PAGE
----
CNF Conversations: An Interview with Mary Cappello

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Mary Cappello, Life Breaks In (A Mood Almanack). University of Chicago Press, 2016.

Mary Cappello is the author of five books of literary nonfiction, including Awkward: A Detour (a Los Angeles Times bestseller); Swallow, based on the Chevalier Jackson Foreign Body Collection in Philadelphia’s Mütter Museum; and, most recently, Life Breaks In: A Mood Almanack. Her work has been featured in The New York Times, Salon.com, The Huffington Post, on NPR, in guest author blogs for Powells Books, and on six separate occasions as Notable Essay of the Year in Best American Essays. A Guggenheim and Berlin Prize Fellow, a recipient of The Bechtel Prize for Educating the Imagination, and the Dorothea Lange-Paul Taylor Prize, Cappello is a former Fulbright Lecturer at the Gorky Literary Institute (Moscow), and currently Professor of English and creative writing at the University of Rhode Island.

About Life Breaks In:  Some books start at point A, take you by the hand, and carefully walk you to point B, and on and on.

This is not one of those books. This book is about mood, and how it works in and with us as complicated, imperfectly self-knowing beings existing in a world that impinges and infringes on us, but also regularly suffuses us with beauty and joy and wonder. You don’t write that book as a linear progression — you write it as a living, breathing, richly associative, and, crucially, active, investigation. Or at least you do if you’re as smart and inventive as Mary Cappello.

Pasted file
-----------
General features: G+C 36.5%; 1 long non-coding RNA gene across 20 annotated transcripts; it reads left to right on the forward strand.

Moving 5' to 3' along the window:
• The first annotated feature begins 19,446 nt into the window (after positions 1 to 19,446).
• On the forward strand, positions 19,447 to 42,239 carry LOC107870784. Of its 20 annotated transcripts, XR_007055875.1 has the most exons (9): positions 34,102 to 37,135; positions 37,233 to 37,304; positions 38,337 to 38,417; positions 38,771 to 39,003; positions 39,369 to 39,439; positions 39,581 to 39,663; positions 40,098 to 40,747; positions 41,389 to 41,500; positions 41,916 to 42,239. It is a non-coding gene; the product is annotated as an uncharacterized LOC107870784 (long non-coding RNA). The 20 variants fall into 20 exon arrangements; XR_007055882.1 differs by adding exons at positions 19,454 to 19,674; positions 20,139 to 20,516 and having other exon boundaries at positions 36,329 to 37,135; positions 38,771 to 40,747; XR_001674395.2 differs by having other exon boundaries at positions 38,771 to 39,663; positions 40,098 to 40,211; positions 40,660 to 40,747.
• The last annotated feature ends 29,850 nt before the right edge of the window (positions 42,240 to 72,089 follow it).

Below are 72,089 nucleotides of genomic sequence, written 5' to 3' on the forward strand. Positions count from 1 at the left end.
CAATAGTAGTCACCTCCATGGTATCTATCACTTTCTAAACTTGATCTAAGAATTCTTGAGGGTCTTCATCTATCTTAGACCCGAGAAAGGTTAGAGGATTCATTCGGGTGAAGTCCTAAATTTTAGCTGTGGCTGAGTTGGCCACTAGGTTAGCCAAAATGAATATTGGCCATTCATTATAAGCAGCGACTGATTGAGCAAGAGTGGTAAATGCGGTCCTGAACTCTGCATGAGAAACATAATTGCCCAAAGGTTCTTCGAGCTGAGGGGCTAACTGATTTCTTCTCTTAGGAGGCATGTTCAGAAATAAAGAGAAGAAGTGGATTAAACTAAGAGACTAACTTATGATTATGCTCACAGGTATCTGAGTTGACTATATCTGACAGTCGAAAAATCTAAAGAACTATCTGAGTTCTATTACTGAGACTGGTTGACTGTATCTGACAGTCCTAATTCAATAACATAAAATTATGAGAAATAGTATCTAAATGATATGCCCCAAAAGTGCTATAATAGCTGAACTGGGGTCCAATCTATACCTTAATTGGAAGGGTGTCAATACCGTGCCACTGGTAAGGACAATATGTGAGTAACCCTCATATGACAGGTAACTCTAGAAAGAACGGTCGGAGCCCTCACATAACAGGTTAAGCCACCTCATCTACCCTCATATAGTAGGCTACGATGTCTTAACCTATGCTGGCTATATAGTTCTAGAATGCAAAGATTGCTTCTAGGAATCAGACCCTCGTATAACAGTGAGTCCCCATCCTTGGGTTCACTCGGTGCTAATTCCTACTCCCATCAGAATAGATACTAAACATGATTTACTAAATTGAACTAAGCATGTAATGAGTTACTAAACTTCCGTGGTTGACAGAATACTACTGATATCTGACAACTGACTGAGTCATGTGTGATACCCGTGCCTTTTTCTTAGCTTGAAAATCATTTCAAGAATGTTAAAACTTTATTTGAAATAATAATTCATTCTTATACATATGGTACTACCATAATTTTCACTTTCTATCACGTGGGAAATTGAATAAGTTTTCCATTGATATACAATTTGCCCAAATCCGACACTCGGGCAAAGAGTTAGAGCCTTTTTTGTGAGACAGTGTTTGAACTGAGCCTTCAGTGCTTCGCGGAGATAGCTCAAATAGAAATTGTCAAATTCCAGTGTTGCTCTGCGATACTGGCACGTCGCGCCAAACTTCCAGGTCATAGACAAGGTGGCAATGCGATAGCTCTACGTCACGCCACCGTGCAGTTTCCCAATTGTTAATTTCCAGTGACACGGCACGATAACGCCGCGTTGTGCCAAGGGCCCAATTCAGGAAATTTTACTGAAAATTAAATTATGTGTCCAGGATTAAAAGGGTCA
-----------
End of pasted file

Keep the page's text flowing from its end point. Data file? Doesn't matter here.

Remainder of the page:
What is a mood? How do we think about and understand and describe moods and their endless shadings? What do they do to and for us, and how can we actively generate or alter them? These are all questions Cappello takes up as she explores mood in all its manifestations: we travel with her from the childhood tables of “arts and crafts” to mood rooms and reading rooms, forgotten natural history museums and 3-D View-Master fairytale tableaux; from the shifting palette of clouds and weather to the music that defines us and the voices that carry us. The result is a book as brilliantly unclassifiable as mood itself, blue and green and bright and beautiful, funny and sympathetic, as powerfully investigative as it is richly contemplative.

“I’m one of those people who mistrusts a really good mood,” Cappello writes early on. If that made you nod in recognition, well, maybe you’re one of Mary Cappello’s people; you owe it to yourself to crack Life Breaks In and see for sure.

“Are we sometimes not astonished by the beautiful futility of encountering some sudden fugitive moment that renders us so vulnerable to ‘unanticipated forms’: of perhaps an inner light or an inner dark? Here, with Mary Cappello’s ravishing prose, lies a vibrating scalpel that intricately parts the belly of little swirling vertigos that we have no name for but know so deeply.”
— The Brothers Quay

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“Mood is alpha and omega, it is everything and nothing” – Mary Cappello, Life Breaks In

Julija Šukys: Mary, first of all, congratulations on your book. Life Breaks In is learned, rigorous, and, at times, intimate and devastating. On the one hand, the text is incredibly wide-ranging: you take the reader through subjects as varied as Joni Mitchell’s music, mood rings, your father’s darkness, your friend’s death from cancer, taxidermy, and the weird queer history of children’s books. But on the other hand, your book is impressively focused and disciplined as it continually loops back to thinking about mood as sound, as space, as reading, as color. It does so in an almost oblique way and manages to look closely at something that is otherwise almost invisible.